“More Unnecessary Situation”: Rising Coronavirus Cases Frustrate Health Experts

Health experts are becoming increasingly frustrated as coronavirus cases continue to rise in areas where disease was once rare. There is concern that the number of new cases will only increase further as people flock to beaches and parks for the holiday weekend.

Experts have attributed the increase to some states that reopened too soon, as well as to people who challenge health guidelines.

Dr Aileen Marty, an infectious disease specialist, said the United States is “going a million miles an hour in the wrong direction.”

Record numbers were set for new cases in the United States in a single day on Wednesday, Thursday, and again on Friday, when more than 57,000 new cases were reported, proving that the pandemic is so far winning in the country’s battle against it.

“It is absolutely the saddest, most unnecessary situation we are in and is motivated by behavior,” said Marty.

The consequences of not being attentive to the public can be deadly, said Dr. Jon LaPook, a medical contributor to CBS News.

“Do we really have to say ‘hashtag, don’t kill grandma?’ People have to realize that there are consequences of getting infected and infecting people who are vulnerable. They can die, “said LaPook.

To avoid a rebound, all California beaches are closed, changing the tradition of the state’s millions of people who normally celebrate July 4th on the sand. Gov. Gavin Newsom has said the shutdown is an effort to control rising rates of COVID-19 infection there.

In New York, once the epicenter of the US coronavirus outbreak, but now one of the few parts of the country showing low infection rates, the beaches are open, but masks are still required. Thousands of people are expected to fill New York’s Rockaway Beach this weekend, but when they do, city workers will be here reminding them that masks are required on the sand and boardwalk.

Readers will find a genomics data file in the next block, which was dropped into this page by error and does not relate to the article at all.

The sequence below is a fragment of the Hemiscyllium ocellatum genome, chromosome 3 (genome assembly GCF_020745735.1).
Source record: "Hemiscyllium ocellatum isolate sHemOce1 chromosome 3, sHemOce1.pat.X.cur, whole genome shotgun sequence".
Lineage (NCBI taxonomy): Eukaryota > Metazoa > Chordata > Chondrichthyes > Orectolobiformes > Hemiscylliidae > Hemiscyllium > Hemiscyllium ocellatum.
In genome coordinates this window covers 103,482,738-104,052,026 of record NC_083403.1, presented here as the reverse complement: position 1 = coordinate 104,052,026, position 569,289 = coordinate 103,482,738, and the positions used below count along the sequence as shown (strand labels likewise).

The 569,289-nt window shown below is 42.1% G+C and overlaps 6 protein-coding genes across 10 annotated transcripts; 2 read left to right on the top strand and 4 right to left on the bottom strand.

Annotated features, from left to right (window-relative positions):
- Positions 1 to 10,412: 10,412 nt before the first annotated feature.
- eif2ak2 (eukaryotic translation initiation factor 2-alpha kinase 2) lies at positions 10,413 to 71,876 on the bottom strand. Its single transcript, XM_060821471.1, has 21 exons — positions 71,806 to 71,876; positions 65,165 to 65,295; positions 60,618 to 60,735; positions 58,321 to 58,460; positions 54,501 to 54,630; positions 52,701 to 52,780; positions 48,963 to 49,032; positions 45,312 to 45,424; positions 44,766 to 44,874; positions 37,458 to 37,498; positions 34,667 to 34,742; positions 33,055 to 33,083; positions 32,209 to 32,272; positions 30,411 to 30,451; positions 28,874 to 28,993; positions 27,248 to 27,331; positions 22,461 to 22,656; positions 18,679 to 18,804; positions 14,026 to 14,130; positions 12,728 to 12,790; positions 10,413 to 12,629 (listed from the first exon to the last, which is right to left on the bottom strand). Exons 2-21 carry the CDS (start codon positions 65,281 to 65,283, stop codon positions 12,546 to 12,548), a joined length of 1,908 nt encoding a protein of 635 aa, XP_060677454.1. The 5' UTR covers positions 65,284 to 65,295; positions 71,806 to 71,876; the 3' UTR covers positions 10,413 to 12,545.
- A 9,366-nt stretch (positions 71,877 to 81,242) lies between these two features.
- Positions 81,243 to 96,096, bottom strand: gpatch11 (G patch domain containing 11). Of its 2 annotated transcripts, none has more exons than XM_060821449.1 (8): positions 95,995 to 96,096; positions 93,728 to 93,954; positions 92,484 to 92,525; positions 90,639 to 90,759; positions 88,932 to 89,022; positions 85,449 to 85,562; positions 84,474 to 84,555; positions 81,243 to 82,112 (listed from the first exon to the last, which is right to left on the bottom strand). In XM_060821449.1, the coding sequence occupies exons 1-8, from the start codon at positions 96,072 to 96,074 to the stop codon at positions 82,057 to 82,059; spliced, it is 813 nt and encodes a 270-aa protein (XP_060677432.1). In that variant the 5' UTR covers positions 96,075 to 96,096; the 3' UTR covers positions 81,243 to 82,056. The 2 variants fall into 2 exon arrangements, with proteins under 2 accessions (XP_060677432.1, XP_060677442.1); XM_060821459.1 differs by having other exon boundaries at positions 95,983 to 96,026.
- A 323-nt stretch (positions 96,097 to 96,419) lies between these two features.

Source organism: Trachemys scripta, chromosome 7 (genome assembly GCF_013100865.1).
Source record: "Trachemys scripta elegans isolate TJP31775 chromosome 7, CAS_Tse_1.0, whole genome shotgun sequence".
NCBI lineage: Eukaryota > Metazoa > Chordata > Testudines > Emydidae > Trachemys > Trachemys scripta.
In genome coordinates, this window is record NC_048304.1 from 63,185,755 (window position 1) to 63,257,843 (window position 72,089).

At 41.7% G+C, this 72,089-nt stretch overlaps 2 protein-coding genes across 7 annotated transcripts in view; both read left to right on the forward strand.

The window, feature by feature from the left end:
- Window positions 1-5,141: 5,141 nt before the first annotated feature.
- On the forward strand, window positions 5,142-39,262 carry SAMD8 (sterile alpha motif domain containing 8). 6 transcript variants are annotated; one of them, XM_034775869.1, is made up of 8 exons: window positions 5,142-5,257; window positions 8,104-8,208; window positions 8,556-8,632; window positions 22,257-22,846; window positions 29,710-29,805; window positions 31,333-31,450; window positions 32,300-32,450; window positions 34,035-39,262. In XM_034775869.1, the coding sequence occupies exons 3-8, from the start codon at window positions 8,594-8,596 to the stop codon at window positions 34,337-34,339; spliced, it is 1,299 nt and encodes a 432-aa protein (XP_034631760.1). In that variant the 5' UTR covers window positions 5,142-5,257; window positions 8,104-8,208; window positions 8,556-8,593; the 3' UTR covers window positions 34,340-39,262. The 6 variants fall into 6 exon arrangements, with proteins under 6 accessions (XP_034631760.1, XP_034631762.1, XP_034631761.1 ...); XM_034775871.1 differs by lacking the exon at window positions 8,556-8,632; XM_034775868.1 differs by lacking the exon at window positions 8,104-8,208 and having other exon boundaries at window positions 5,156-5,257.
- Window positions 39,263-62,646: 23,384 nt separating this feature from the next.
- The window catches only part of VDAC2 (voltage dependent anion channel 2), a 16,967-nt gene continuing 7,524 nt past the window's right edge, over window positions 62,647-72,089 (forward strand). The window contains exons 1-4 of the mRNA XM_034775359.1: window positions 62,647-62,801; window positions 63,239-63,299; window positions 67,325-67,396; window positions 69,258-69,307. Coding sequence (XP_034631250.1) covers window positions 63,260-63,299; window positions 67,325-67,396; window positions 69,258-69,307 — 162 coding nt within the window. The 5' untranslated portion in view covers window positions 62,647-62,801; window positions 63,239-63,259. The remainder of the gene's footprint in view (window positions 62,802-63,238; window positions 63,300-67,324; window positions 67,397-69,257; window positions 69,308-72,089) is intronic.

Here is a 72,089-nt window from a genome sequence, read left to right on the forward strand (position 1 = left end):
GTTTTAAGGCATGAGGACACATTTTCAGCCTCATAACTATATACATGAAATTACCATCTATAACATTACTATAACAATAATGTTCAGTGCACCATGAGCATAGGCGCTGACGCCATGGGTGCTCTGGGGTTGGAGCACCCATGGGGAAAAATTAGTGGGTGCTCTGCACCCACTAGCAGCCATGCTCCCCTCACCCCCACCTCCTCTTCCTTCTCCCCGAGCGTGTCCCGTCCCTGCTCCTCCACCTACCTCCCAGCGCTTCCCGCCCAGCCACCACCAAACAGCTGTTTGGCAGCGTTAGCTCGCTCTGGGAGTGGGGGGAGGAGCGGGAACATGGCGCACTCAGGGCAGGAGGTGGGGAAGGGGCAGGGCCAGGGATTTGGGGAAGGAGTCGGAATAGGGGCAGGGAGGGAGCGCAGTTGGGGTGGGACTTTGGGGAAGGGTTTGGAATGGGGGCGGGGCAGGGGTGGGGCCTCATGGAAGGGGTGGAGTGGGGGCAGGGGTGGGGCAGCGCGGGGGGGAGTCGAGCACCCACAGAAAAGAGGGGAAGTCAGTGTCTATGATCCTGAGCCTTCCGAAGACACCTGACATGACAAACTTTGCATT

Masks are now required in many places. In Santa Monica, California, you can now be fined if you don’t carry one.

The city of Chicago has joined various areas, including New York, New Jersey and Connecticut, which require visitors from “critical” states, such as California or Florida, to be quarantined for 14 days upon arrival.

“We will do everything we can to keep the public safe,” Chicago Mayor Lori Lightfoot said this week.

COVID-19 cases are increasing in dozens of states across the country, bringing the total number to more than 2.79 million and the number of deaths to more than 129,000.

Cases in 37 states have increased since the economy began to reopen. In Arizona, 50 phoenix firefighters tested positive, another 40 are in quarantine.

In Florida, a state that initially resisted security measures, 10,000 new cases were registered Thursday alone. Now, with some Florida hospitals pushing limits to care for patients, Miami-Dade County put a curfew at 10 p.m. until dawn until further notice, and the county’s popular beaches will be closed for the weekend. holiday week.

In Malibu, California, where the beaches will also be closed, Mayor Karen Farrer said, “We all want us to be able to open the beaches … (no) is the right thing to do.”

Farrer watches surfers after the governor ordered most southern California beaches closed again. Since its reopening three weeks ago, there has been an increase in cases, including some first responders. The beaches have also been closed in Galveston, Texas, as authorities feared crowds would arrive from Houston, where one in four people tested positive.

Dr. Philip Keizer, the local health authority for Galveston County, said they are primarily seeing an increase in young people, “who are not really considering the risk of this.”